An Ohio man accused of posing as a prince from Ghana and scamming at least 14 people to the tune of over $800,000 was sentenced to 20 years in prison last Wednesday. According to CNN, Daryl Robert Harrison was handed the prison sentence after a federal jury in September found him guilty of mail and wire fraud, conspiracy to commit mail and wire fraud, and witness tampering.
Harrison allegedly used the pseudonyms “Prince Daryl R. Attipoe” and “Prophet Daryl R. Attipoe.” He is said to have defrauded his victims over many years. Following his September conviction, the Department of Justice in a statement said Harrison and his stepfather had claimed they were ministers with Power House of Prayer Ministries, an organization that “sponsored religious services in various church facilities and private residences throughout the Greater Dayton area, Southwestern Ohio area and Parker, Colorado.”
Harrison was accused of falsely claiming to be a prince from Ghana. He also managed to convince his victims to invest in supposed African trucking and mining companies by claiming that he had direct contact with those entities, the DOJ said. The convicted man also told his investor victims that they could earn an investment return of 28 to 33 percent, the statement added.
Shortly after investments were deposited, the DOJ said that Harrison “routinely withdrew thousands of dollars in cash from the Ministries bank accounts.” The convicted man and his stepfather allegedly used those funds to “rent a house in Colorado, purchase luxury vehicles, airplane tickets, hotel accommodations, and rental cars.”
In the 2020 indictment, federal prosecutors claimed that Harrison and his stepfather set out to “unjustly enrich themselves and PHOP by soliciting monies from investors using false and fraudulent pretenses, representations and promises, and converting those monies for defendants’ personal benefit and for the benefit of PHOP without the knowledge or authorization of the investors,” CNN reported.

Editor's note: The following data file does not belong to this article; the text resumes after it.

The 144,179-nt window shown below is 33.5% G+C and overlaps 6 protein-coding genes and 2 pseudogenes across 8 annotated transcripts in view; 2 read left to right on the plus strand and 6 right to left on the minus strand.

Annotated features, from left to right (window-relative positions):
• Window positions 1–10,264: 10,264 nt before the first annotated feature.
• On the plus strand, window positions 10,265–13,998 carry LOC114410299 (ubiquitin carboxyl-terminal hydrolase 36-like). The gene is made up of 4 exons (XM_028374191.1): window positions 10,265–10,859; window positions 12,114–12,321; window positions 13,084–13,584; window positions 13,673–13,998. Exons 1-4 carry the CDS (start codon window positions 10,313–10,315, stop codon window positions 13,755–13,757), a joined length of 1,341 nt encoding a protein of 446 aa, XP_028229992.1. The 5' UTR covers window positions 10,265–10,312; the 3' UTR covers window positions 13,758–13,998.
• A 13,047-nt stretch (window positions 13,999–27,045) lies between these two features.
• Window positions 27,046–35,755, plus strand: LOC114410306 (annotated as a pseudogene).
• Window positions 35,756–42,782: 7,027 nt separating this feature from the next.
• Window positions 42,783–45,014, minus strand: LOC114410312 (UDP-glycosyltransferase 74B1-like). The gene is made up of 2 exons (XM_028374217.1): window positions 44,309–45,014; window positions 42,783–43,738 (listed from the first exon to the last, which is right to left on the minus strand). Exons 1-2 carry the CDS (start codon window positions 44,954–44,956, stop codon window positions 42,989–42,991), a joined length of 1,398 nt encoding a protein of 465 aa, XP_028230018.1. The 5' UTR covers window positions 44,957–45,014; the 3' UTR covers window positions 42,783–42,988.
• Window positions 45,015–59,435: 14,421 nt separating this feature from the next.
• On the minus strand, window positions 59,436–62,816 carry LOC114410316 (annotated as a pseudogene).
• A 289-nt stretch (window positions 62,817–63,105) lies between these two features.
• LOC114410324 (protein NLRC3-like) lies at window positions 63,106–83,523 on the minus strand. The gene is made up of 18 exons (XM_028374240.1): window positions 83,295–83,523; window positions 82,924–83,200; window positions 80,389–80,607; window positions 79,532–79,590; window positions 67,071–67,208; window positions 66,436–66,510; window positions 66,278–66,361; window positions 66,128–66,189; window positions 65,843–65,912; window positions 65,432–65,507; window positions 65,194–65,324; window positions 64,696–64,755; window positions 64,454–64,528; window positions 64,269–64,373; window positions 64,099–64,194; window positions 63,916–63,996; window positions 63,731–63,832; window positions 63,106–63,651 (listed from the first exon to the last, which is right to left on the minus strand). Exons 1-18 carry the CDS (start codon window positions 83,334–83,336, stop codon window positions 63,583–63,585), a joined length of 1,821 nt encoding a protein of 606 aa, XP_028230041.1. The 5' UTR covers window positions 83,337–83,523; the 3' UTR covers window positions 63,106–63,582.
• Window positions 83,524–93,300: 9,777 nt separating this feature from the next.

After receiving the investment funds from the victims, prosecutors alleged that Harrison “failed to provide investors with interest payments, routinely terminated all communications with investors, ignored individual investor inquiries and demands from investors seeking the return of investment monies.”
Prosecutors had sought a 14-year prison sentence for Harrison, but District Judge Michael J. Newman handed him the maximum 20-year sentence the law permits, per CNN. “Each of the Defendant’s fraud crimes were committed in a cold, calculated and premeditated fashion,” prosecutors stated in court filings.
Prosecutors also described the convicted man as an “extremely self-centered, self-possessed sociopath who has no respect for societal rules or norms, and further lacks any empathy or sympathy for his victims” that “intimidated and threatened his victims to establish and maintain control over them.”
Harrison had tried to appeal for a shorter sentence from the judge by citing letters of support his family members, as well as parishioners, had written. His defense attorney also said Harrison’s wife was suffering from stage IV cancer and was looking after their six children.
Robert Shelly Harrison, Jr., who is Harrison’s stepfather, was also implicated in the fraud. He is also scheduled to be sentenced this month after he pleaded guilty to a felony charge in December.